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Exponential Population Growth

Jan 19, 1995 08:47 AM
by Eldon Tucker


I'd like to common on exponential population growth. It
reminds me of something that I read in a book on chaos.

If you have a population (p) that is continually growing
at a growth rate of (g), with each generation (or
iternation) you have the population increasing by:

    P = P * (1 + G)

But nothing exists in a vacuum. There are always outside
forces, external factors that compete for the available
resources. There is also a limiting factor, giving us:

     P = P * (1 + G) * (1 - P)

The limiting factor is small when the population is
tiny; it grows in its ability to limit the population
as it gets bigger and bigger.

This equation shows the competition of a growth factor
with an external resistance. When we normalize the
equation, with "1" standing for the maximum possible
population, and other values between 1 and 0 indicating
what percentage of the largest size the population is
at any point of time, we get some interesting

When we pick certain growth rates, G, we find that over
a period of time, as we iterate the equation, as we
see the changing population levels for that rate, a
pattern may emerge. The pattern depends upon the rate.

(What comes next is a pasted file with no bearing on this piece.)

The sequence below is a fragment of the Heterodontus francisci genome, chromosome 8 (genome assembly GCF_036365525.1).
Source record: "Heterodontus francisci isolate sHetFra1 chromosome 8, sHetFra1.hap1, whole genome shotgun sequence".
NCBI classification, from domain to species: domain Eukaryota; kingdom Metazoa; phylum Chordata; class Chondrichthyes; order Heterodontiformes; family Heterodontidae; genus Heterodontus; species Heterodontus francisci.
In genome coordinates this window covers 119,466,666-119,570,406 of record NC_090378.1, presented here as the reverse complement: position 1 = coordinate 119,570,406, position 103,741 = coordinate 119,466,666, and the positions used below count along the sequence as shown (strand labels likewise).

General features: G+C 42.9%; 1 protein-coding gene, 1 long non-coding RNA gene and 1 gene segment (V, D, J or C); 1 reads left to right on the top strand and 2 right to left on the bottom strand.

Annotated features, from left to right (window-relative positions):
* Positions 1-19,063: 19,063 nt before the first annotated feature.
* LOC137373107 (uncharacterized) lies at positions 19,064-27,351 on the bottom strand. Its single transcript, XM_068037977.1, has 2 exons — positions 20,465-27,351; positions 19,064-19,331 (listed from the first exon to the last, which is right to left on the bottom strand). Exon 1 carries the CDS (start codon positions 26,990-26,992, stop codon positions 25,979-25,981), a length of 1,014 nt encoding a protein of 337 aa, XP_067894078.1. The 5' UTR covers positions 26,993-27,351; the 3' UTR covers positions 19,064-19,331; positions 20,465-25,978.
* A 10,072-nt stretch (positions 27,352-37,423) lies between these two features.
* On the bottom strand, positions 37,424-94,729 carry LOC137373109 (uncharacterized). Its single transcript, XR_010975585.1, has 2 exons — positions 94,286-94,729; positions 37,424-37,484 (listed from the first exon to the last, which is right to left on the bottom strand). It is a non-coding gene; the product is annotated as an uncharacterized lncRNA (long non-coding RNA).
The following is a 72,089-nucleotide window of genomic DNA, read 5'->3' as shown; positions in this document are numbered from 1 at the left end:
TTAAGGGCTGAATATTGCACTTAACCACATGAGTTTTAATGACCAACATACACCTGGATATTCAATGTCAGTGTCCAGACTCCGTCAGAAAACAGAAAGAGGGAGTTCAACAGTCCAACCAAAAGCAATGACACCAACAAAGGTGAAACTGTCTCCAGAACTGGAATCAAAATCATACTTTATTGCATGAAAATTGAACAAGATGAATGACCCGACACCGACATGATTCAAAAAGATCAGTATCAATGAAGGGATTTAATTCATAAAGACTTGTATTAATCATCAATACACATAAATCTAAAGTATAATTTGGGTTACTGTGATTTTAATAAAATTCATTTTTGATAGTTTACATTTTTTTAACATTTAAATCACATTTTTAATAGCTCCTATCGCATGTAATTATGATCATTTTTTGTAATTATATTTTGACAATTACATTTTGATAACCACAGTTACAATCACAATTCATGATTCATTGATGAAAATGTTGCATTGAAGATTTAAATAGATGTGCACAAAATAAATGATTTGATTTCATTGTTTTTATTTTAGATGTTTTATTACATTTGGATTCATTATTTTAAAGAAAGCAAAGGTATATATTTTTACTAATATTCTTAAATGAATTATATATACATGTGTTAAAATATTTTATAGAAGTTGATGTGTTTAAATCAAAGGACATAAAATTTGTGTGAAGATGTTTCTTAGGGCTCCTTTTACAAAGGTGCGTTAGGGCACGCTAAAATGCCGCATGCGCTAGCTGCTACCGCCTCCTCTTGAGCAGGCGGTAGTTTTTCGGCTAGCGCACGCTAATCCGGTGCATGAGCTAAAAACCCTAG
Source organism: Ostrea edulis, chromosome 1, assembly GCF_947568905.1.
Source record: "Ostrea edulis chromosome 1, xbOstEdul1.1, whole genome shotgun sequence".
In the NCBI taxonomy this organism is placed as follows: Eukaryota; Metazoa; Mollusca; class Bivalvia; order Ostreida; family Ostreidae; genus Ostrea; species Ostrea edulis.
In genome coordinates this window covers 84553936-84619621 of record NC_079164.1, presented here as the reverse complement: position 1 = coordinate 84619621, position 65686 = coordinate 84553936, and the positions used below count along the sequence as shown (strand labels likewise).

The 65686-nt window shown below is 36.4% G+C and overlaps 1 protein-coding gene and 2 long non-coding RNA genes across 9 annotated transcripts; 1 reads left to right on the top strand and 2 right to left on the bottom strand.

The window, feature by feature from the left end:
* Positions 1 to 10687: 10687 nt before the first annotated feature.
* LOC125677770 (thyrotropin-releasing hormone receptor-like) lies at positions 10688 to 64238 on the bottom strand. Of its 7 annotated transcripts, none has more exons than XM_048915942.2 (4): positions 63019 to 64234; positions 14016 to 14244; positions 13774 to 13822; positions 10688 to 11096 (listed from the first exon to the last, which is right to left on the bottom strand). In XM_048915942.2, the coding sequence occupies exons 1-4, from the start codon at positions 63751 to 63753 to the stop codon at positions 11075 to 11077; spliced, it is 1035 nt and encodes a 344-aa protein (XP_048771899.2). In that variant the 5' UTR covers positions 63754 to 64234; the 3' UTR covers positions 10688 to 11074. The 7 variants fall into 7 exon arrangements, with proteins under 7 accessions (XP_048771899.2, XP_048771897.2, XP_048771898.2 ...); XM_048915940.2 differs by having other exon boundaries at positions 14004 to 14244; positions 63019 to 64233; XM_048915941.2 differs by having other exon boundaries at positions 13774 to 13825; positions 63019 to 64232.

Values from 0 to 2 can be picked for the growth rate. For
each possible value, when we iterate the equation over and
over, we see a particular pattern emerge.

For low values, the population drops to zero; a low
growth rate leads to eventual extinction. For slightly
higher values, the population stabilized to a single level,
in stable adjustment with its external environment. For still
higher growth rates, we get a cyclic change in the population
levels. A population may cycle between, say, seven different
levels, and continue to go through those levels over and over

The plot of stable values that a population attains at
different growth rates is called the Bifurcation Curve, and
it is a graphic illustration of the theosophical law of cycles.
A living system, at a certain rate of growth or self-feedback,
ends up in death, a stable state, or an cycle of states.
Depending upon the particular growth rate, the cycle may be
unstable, with a slight change in the growth rate causing
an entirely different type of cycle to arise.

An interesting speculation could be regarding the sevenfold
cycles that we have in Theosophy. It is said that the
knowledge of the Masters, which we have fragments of in
our literature, extends only as far as the Solar System.
Perhaps *it*, the Solar System, is subject to seven-fold
cycles, but elsewhere other cycles apply, like five-fold,
fifteen-fold, etc., depending upon the growth rate or the
self-iternation in other places.


It's been a while since I've looked at the Bifurcation Curve,
and I'm writing from memory. I'm not sure that I've
explained it well enough for anyone without a previous
background in chaos. It's an interesting subject, though,
and I thought I'd give a try at writing about it...

-- Eldon Tucker (

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